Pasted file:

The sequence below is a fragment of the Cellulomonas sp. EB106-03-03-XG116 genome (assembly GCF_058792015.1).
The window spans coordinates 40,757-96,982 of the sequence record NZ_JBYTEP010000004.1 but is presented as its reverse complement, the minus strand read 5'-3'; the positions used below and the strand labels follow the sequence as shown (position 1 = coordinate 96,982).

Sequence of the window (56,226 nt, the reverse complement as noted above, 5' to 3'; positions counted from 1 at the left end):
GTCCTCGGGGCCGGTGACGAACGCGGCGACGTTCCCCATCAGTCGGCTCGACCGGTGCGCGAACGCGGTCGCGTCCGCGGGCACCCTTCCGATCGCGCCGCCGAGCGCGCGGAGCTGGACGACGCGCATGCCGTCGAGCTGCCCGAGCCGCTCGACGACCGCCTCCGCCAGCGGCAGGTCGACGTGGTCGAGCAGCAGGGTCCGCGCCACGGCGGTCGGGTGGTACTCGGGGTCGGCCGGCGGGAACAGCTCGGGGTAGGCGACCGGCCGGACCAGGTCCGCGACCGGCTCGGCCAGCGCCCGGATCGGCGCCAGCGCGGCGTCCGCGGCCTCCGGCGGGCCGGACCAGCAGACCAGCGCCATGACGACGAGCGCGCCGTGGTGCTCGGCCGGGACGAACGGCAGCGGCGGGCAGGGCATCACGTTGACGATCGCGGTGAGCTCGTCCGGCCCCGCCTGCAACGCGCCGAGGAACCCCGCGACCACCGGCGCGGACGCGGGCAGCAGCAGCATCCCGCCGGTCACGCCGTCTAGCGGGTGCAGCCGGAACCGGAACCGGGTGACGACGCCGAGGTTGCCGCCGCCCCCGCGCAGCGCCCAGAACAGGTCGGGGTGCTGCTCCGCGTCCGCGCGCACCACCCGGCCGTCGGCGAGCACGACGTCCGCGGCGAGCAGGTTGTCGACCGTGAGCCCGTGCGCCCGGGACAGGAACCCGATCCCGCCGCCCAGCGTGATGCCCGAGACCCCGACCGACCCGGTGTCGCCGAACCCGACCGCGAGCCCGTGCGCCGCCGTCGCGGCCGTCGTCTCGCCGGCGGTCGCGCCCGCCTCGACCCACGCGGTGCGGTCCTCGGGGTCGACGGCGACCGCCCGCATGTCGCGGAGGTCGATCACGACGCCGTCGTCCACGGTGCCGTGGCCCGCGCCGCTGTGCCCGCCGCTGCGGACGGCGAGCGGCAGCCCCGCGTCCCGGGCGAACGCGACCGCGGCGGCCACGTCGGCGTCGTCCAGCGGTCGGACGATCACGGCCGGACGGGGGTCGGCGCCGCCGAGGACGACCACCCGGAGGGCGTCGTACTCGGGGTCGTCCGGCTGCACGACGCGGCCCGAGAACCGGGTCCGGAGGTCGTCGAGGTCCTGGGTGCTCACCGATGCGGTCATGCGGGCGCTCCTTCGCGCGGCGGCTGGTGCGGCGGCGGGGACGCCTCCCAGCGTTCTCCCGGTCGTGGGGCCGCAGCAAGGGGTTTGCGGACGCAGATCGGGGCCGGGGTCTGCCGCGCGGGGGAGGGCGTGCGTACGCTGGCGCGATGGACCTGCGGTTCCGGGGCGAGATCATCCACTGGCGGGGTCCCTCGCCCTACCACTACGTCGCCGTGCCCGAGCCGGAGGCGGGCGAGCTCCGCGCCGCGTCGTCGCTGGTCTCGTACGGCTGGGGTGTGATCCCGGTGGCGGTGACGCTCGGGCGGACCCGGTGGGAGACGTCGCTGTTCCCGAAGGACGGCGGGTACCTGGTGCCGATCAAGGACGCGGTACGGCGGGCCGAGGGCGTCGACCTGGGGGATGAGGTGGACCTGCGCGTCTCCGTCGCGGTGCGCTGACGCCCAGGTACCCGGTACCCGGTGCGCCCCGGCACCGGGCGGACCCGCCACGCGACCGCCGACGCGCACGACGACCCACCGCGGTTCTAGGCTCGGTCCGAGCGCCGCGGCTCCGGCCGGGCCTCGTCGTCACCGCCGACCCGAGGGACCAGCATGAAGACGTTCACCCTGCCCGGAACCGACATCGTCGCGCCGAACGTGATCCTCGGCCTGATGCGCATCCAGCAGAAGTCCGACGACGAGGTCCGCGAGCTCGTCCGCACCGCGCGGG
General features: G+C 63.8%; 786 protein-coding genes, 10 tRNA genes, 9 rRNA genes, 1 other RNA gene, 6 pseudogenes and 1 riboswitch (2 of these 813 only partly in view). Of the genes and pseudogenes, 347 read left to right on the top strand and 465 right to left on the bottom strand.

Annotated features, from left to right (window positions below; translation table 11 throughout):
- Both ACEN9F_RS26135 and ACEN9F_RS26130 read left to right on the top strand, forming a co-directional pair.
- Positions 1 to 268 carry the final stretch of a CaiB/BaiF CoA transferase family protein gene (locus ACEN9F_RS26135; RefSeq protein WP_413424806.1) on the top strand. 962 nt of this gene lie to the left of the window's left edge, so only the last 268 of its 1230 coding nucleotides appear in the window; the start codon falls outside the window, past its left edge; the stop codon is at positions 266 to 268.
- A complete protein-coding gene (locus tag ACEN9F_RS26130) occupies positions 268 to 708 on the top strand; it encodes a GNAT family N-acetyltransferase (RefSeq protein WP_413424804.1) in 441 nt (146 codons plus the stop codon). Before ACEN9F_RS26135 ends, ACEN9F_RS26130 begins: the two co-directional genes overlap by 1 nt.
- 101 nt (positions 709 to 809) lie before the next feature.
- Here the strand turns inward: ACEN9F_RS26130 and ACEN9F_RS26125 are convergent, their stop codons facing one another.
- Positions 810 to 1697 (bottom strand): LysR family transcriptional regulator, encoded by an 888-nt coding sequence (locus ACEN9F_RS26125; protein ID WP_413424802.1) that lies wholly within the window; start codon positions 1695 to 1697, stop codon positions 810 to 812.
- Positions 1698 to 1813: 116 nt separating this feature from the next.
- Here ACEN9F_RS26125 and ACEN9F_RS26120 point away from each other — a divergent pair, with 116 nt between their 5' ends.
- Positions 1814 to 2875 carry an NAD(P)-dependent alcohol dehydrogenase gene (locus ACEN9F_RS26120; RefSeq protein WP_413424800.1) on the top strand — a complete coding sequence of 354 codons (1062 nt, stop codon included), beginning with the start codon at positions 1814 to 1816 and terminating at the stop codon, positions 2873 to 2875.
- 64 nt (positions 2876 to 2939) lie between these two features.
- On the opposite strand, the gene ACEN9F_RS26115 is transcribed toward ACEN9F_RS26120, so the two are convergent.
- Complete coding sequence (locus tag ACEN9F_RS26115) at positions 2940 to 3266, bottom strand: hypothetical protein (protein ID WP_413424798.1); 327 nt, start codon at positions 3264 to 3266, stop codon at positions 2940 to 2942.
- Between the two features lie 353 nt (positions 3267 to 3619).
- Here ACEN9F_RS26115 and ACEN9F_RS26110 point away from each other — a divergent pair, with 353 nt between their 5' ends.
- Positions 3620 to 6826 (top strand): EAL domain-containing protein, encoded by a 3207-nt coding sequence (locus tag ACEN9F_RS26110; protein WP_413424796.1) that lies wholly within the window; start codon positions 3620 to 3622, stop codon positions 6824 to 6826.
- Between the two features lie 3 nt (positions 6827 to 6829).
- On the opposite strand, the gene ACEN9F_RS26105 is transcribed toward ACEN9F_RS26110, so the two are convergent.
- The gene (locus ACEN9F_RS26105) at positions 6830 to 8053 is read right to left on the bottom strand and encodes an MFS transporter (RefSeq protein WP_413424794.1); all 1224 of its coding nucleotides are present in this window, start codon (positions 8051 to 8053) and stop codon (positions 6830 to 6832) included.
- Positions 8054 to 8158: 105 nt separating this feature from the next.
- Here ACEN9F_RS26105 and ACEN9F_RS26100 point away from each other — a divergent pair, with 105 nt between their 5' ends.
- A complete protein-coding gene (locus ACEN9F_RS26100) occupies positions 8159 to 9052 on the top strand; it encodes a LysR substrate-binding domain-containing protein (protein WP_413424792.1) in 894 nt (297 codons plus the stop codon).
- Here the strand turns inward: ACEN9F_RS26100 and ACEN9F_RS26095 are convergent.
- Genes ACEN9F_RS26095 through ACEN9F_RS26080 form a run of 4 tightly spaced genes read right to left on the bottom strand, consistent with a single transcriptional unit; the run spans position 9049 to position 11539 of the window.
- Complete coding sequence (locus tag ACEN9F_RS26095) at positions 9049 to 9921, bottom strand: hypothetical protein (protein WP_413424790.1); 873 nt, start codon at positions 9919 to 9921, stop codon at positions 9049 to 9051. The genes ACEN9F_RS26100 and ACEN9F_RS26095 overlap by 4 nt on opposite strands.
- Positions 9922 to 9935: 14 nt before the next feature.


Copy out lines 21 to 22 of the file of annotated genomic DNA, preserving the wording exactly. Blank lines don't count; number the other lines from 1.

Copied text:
- Positions 3620 to 6826 (top strand): EAL domain-containing protein, encoded by a 3207-nt coding sequence (locus tag ACEN9F_RS26110; protein WP_413424796.1) that lies wholly within the window; start codon positions 3620 to 3622, stop codon positions 6824 to 6826.
- Between the two features lie 3 nt (positions 6827 to 6829).